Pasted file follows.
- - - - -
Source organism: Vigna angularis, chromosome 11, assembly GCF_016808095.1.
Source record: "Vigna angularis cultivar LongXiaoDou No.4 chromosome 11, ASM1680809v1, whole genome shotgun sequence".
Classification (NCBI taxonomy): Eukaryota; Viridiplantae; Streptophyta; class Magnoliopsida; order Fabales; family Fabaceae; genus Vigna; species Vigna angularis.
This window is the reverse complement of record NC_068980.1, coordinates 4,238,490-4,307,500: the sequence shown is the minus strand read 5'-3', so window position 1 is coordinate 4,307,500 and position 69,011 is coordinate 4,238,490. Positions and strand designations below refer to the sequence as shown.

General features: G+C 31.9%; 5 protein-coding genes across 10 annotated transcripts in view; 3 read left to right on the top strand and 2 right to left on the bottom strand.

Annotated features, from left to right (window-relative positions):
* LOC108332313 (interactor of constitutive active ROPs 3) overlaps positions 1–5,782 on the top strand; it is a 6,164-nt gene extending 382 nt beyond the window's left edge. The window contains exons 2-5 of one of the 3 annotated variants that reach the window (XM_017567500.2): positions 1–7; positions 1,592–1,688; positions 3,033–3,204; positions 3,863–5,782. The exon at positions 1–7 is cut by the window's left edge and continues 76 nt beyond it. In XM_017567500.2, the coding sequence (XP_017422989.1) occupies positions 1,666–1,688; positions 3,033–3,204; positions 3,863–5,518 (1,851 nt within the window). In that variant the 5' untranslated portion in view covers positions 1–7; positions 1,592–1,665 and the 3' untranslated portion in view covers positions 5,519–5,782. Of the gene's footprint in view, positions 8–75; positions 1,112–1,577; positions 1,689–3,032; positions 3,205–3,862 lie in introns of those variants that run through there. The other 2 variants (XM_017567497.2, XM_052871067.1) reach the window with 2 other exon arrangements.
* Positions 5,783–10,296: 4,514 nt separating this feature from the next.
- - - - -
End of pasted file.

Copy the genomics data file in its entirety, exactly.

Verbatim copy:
Source organism: Vigna angularis, chromosome 11, assembly GCF_016808095.1.
Source record: "Vigna angularis cultivar LongXiaoDou No.4 chromosome 11, ASM1680809v1, whole genome shotgun sequence".
Classification (NCBI taxonomy): Eukaryota; Viridiplantae; Streptophyta; class Magnoliopsida; order Fabales; family Fabaceae; genus Vigna; species Vigna angularis.
This window is the reverse complement of record NC_068980.1, coordinates 4,238,490-4,307,500: the sequence shown is the minus strand read 5'-3', so window position 1 is coordinate 4,307,500 and position 69,011 is coordinate 4,238,490. Positions and strand designations below refer to the sequence as shown.

General features: G+C 31.9%; 5 protein-coding genes across 10 annotated transcripts in view; 3 read left to right on the top strand and 2 right to left on the bottom strand.

Annotated features, from left to right (window-relative positions):
* LOC108332313 (interactor of constitutive active ROPs 3) overlaps positions 1–5,782 on the top strand; it is a 6,164-nt gene extending 382 nt beyond the window's left edge. The window contains exons 2-5 of one of the 3 annotated variants that reach the window (XM_017567500.2): positions 1–7; positions 1,592–1,688; positions 3,033–3,204; positions 3,863–5,782. The exon at positions 1–7 is cut by the window's left edge and continues 76 nt beyond it. In XM_017567500.2, the coding sequence (XP_017422989.1) occupies positions 1,666–1,688; positions 3,033–3,204; positions 3,863–5,518 (1,851 nt within the window). In that variant the 5' untranslated portion in view covers positions 1–7; positions 1,592–1,665 and the 3' untranslated portion in view covers positions 5,519–5,782. Of the gene's footprint in view, positions 8–75; positions 1,112–1,577; positions 1,689–3,032; positions 3,205–3,862 lie in introns of those variants that run through there. The other 2 variants (XM_017567497.2, XM_052871067.1) reach the window with 2 other exon arrangements.
* Positions 5,783–10,296: 4,514 nt separating this feature from the next.